February 23, 2019

The Year In Review: LinuxPlanet's Picks for the Best and Worst of 2001

2001: The Year That Was

  • December 30, 2001
  • By Michael Hall
2001 is almost over, and there are plenty of ways to look at the past twelve months.

While some Linux companies stepped into profitability, others disappeared or had to release workers to stay afloat. Tragic world events shaped interactions among Linux enthusiasts. A new kernel (2.4) was released, and the road to yet another was begun with the opening of the 2.5 tree. The major distributions continued to improve, while others redefined themselves, or altogether vanished.

Rather than presenting a definitive 'Editor's Choice' article, the LinuxPlanet editorial staff has decided to present a more free-flowing look at the year that was that touches on highlights in key areas without trying to put too neat a bow on the matter.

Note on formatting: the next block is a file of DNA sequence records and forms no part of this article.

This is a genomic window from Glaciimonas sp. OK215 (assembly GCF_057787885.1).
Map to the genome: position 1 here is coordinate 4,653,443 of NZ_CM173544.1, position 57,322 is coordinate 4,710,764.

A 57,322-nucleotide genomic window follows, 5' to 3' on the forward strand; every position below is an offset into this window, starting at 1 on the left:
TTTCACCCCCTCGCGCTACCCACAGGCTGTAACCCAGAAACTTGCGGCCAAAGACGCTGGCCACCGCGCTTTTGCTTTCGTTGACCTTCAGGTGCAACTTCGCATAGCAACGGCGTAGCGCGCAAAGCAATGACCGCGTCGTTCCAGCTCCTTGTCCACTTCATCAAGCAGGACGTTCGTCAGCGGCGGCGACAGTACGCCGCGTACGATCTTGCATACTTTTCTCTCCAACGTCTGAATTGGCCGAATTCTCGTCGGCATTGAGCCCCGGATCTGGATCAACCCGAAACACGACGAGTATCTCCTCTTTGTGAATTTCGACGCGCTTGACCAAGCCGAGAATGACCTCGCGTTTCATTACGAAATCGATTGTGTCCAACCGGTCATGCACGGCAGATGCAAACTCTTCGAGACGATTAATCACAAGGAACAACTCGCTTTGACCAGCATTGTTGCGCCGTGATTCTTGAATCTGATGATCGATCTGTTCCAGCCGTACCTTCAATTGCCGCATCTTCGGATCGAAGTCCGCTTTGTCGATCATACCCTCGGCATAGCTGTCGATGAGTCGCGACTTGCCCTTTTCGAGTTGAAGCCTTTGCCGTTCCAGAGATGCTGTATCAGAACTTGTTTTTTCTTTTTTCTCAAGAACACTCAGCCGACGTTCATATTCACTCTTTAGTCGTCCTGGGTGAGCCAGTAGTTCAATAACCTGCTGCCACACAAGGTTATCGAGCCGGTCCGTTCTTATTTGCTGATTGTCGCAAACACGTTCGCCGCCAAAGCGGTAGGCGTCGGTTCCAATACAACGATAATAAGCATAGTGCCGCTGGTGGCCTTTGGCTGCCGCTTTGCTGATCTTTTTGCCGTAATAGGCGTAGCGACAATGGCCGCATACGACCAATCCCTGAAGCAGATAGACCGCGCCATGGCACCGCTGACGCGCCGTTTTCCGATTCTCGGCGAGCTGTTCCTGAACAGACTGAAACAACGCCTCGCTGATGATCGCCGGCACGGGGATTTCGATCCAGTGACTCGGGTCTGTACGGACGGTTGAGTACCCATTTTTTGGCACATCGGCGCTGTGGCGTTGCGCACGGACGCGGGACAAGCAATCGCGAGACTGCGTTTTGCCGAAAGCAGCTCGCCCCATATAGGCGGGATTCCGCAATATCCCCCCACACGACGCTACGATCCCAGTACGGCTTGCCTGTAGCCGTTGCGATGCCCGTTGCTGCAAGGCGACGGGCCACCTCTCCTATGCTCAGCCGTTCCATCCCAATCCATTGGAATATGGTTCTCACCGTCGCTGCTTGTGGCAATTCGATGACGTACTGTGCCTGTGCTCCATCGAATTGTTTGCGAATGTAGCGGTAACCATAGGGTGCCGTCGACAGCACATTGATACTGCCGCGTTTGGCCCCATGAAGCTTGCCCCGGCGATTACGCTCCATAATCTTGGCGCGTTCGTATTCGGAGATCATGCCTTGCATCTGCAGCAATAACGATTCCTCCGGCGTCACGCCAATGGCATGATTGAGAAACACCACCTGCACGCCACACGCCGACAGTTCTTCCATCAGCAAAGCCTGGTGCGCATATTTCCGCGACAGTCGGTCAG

The staffers who contributed to this round-up are:

Michael Hall (mph): Michael is managing editor at LinuxPlanet as well as its sister site LinuxToday. He's been around Unix and Linux in one form or another for over ten years, and recently co-authored The Joy of Linux.

Brian Proffitt (bkp): Brian is the author of the weekly column "The StartX Files," and handles distribution, desktop application, and window manager reviews at LinuxPlanet. Brian's written a number of Linux-related books, and co-authored The Joy of Linux with Michael Hall.

Dennis E. Powell (dep): Dennis has been writing his popular and controversial ".comment" column for LinuxPlanet for over a year now, and also contributes occasional technical articles. Dennis is author of Practical KDE.

So with no further ado, the Year That Was...

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